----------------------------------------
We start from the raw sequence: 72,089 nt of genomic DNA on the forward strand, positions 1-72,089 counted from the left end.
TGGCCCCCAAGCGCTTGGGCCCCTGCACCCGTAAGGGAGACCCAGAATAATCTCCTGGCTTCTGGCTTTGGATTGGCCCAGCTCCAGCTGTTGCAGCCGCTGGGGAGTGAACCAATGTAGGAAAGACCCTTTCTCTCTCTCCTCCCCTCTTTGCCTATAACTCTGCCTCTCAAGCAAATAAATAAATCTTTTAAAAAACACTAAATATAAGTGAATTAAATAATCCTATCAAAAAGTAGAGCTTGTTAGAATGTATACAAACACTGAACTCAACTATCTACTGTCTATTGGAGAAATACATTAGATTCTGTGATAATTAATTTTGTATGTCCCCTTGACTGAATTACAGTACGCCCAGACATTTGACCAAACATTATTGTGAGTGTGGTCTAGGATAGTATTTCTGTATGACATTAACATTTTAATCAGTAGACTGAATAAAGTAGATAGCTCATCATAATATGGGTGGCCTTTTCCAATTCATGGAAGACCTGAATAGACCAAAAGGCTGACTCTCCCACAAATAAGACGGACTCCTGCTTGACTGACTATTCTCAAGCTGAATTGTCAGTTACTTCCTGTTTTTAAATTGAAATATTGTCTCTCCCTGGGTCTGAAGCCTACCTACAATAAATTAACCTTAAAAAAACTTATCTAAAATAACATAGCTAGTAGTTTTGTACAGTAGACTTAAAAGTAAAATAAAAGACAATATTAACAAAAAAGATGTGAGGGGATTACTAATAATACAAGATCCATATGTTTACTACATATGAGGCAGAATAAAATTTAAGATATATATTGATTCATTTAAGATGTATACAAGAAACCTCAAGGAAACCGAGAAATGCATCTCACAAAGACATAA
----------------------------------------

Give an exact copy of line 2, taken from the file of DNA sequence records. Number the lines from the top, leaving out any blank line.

TGGCCCCCAAGCGCTTGGGCCCCTGCACCCGTAAGGGAGACCCAGAATAATCTCCTGGCTTCTGGCTTTGGATTGGCCCAGCTCCAGCTGTTGCAGCCGCTGGGGAGTGAACCAATGTAGGAAAGACCCTTTCTCTCTCTCCTCCCCTCTTTGCCTATAACTCTGCCTCTCAAGCAAATAAATAAATCTTTTAAAAAACACTAAATATAAGTGAATTAAATAATCCTATCAAAAAGTAGAGCTTGTTAGAATGTATACAAACACTGAACTCAACTATCTACTGTCTATTGGAGAAATACATTAGATTCTGTGATAATTAATTTTGTATGTCCCCTTGACTGAATTACAGTACGCCCAGACATTTGACCAAACATTATTGTGAGTGTGGTCTAGGATAGTATTTCTGTATGACATTAACATTTTAATCAGTAGACTGAATAAAGTAGATAGCTCATCATAATATGGGTGGCCTTTTCCAATTCATGGAAGACCTGAATAGACCAAAAGGCTGACTCTCCCACAAATAAGACGGACTCCTGCTTGACTGACTATTCTCAAGCTGAATTGTCAGTTACTTCCTGTTTTTAAATTGAAATATTGTCTCTCCCTGGGTCTGAAGCCTACCTACAATAAATTAACCTTAAAAAAACTTATCTAAAATAACATAGCTAGTAGTTTTGTACAGTAGACTTAAAAGTAAAATAAAAGACAATATTAACAAAAAAGATGTGAGGGGATTACTAATAATACAAGATCCATATGTTTACTACATATGAGGCAGAATAAAATTTAAGATATATATTGATTCATTTAAGATGTATACAAGAAACCTCAAGGAAACCGAGAAATGCATCTCACAAAGACATAA